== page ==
Sunday, February 28, 2010

slow food saturday

Dinner with friends: the perfect excuse to spend a quiet Saturday doing what I do best. Focusing on food.

I was up and at Victoria Market by ten. A bit seedy after a glass or two too many the night before, I kept the sunglasses on despite the heavy cloud. For once, a sea mist was blanketing the city in blessed coolness, the humidity was high and it smelt like Ireland.

Vic Market was buzzing, as it always is. I strolled down the lines of produce in the fruit and veg shed first, comparing prices, tasting locally-picked fruit, getting sidelined by things not on my shopping list. The sellers shouted out their prices, competing with each other. Bananas $1.50 a kilo. I remember after Cyclone Larry when they went up to $15 a kilo. Seems like forever ago.

Laden already with plums, grape tomatoes, fresh basil, cucumber, sweet yellow chillis and mushrooms of different sizes, I headed for the meat department. Again the rows of perfectly-presented meats made me second-guess my menu plan. Perhaps it's not too late to choose steak? Perhaps I should make hamburgers with that lovely mince? (it was the debut of our new barbecue after all.)

No. I steeled myself and kept walking down to the seafood. I browsed the counters, looking for the best prices, the exact tiger prawns I wanted, nice butterfish (which is not sold everywhere). Scallops winked at me; sushi-grade tuna begged to be bought and I capitulated. Something for me and Orlando, not this evening's guests. Back to my usual butterfish man, I bought too much, knowing I would want leftovers. Two kilos of fresh shelled tiger prawns with the tails still on - perfect finger food - and I was done. Almost.

Over in the deli building, I quailed at the increasing weight of my various bags and rued my decision not to bring my wheelie trolley. Who goes to the market without a trolley?? Hungover me, that's who. Plump Ligurian olives won over skinny kalamata. Bocconcini won over a more substantial piece of mozzarella. A sourdough baguette won over the other fifty or so breads on offer: this is always the hardest decision.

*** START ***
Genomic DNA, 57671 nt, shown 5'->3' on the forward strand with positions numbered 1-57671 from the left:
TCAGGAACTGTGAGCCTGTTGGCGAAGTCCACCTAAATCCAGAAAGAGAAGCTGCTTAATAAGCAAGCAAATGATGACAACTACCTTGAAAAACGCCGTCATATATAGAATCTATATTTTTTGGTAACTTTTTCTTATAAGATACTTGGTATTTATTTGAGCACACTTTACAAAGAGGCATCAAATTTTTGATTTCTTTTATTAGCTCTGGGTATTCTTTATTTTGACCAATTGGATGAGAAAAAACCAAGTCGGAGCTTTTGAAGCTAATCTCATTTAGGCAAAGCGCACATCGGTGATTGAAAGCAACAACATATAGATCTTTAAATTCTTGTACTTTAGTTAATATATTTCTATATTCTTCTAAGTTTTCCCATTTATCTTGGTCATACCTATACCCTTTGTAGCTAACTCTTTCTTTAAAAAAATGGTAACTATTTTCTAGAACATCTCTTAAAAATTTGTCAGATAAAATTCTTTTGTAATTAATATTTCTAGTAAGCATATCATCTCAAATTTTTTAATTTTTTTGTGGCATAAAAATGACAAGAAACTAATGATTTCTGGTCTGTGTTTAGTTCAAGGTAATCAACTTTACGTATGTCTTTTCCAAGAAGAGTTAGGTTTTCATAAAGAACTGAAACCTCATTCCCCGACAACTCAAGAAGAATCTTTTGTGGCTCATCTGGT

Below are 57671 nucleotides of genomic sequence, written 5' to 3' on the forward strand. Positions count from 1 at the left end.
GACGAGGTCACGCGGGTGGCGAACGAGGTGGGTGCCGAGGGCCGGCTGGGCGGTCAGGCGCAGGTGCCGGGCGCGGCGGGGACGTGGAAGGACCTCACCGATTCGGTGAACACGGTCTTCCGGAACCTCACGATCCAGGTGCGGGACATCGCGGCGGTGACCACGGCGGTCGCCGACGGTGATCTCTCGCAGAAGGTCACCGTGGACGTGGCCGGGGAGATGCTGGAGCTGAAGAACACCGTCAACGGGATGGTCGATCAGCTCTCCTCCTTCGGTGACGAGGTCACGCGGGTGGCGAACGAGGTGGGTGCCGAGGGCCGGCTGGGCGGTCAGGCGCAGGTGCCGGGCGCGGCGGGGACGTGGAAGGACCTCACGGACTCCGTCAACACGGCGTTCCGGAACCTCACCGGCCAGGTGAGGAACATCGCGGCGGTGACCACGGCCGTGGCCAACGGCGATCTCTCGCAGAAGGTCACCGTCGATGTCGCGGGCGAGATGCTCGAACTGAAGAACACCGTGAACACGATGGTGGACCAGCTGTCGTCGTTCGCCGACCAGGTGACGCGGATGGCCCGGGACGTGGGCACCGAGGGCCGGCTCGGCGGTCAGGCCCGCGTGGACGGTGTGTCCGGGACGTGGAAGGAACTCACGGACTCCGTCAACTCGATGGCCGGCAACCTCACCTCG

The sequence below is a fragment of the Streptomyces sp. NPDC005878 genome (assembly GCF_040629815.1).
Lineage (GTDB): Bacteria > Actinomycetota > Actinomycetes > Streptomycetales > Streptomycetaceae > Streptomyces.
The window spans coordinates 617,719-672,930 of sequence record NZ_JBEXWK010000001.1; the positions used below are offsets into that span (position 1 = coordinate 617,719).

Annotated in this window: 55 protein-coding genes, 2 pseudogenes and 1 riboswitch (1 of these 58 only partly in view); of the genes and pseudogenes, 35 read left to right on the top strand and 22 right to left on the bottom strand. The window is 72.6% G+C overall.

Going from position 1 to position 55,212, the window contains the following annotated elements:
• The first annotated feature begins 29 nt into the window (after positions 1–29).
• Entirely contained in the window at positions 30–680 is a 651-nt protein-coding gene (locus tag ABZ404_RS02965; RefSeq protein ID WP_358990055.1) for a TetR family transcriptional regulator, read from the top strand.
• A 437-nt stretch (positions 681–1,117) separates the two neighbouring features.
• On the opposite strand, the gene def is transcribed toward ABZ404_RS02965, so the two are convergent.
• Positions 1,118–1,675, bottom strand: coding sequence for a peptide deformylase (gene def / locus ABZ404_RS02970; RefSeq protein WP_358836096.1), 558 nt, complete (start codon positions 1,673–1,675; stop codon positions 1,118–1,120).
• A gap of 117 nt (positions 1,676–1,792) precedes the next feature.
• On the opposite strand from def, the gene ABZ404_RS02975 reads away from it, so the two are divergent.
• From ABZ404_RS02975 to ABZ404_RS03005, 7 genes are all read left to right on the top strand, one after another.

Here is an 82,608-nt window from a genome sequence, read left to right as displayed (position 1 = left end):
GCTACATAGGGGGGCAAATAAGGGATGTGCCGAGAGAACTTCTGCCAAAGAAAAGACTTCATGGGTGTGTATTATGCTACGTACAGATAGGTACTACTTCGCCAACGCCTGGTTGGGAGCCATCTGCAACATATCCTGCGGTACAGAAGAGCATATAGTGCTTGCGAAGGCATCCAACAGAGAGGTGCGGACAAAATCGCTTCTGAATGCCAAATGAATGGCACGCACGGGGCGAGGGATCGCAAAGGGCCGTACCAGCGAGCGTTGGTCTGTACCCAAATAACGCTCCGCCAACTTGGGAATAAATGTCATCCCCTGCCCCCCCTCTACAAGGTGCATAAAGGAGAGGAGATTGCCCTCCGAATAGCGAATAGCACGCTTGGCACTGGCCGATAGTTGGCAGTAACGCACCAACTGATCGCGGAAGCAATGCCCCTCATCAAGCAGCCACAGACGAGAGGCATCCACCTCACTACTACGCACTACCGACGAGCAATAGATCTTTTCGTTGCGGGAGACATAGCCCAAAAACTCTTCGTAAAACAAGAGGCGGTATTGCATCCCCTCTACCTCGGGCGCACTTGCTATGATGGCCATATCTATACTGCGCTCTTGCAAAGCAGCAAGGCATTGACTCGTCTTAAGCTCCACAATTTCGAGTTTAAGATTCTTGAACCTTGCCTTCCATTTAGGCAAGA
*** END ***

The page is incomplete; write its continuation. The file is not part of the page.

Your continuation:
Last stop the chicken place for nice locally-produced free range chicken breasts, to round off the feast. Lucky I remembered.

Laden like a pack-horse, I sank to a seat in the food court with a strong flat white, two sugars. That's better. A trip to Dan Murphy's for wine and rum, and Safeway for a handful of remaining ingredients, and back home to take over the kitchen.

Half the prawns I marinated in a mix of red chilli, garlic and Punjabi Kitchen King Masala. It's my favourite for shellfish and a real crowd-pleaser. The chicken was cut into more manageable pieces and coated simply in Italian herbs, garlic, a touch of chilli and green pesto. The butterfish got the Walkerswood jerk seasoning treatment.

Meanwhile more chicken was quickly browned off with some vegetables and slow-cooked in the oven with some of John's seasoning. John Maughn is our friend who is a food wizard and his home-grown and produced seasoning is the best Caribbean flavour you can find. Seriously addictive.

A sit-down, a cup of tea and a Creme Egg later, I tackled the Greek salad and prepared the ingredients for an Italian pasta salad: grape tomatoes, bocconcini, fresh shredded basil, more pesto. Vegie skewers were constructed from yellow chillis, mushrooms and more grape tomatoes. The table was set and the mossie coils in place ready to be lit: all done.

The evening was a success. Two bottles of divine Brown Brothers 2002 Patricia Shiraz, and two more of Stanton & Killeen's Rutherglen Shiraz Durif (2007), washed down the feast. The barbecue acquitted itself well, as did the chef. I thank you. Eileen's cheese platter, Robyn's handmade chocolates and Orlando's orange muscat and flora rounded off the evening in style.

Evening the washing-up went swimmingly.

1 comment:

FridayFood said...

This is a great cameo of life in a world where freshness and quality are an intertwined part of everyday life. It comes in stark contrast to my earlier post on Friday Food about the awful rubbish peddled by UK supermarkets which continues to depress me. Thing is, I wonder whether the masses, presented with such bounty, would either appreciate it or even think it was vastly superior to what they're used to.

I've been a campaigner for quite some time for Farmer's Markets to gain prominence in UK society, which I guess is the closest thing we have to what you describe. Think it might be an uphill struggle though !!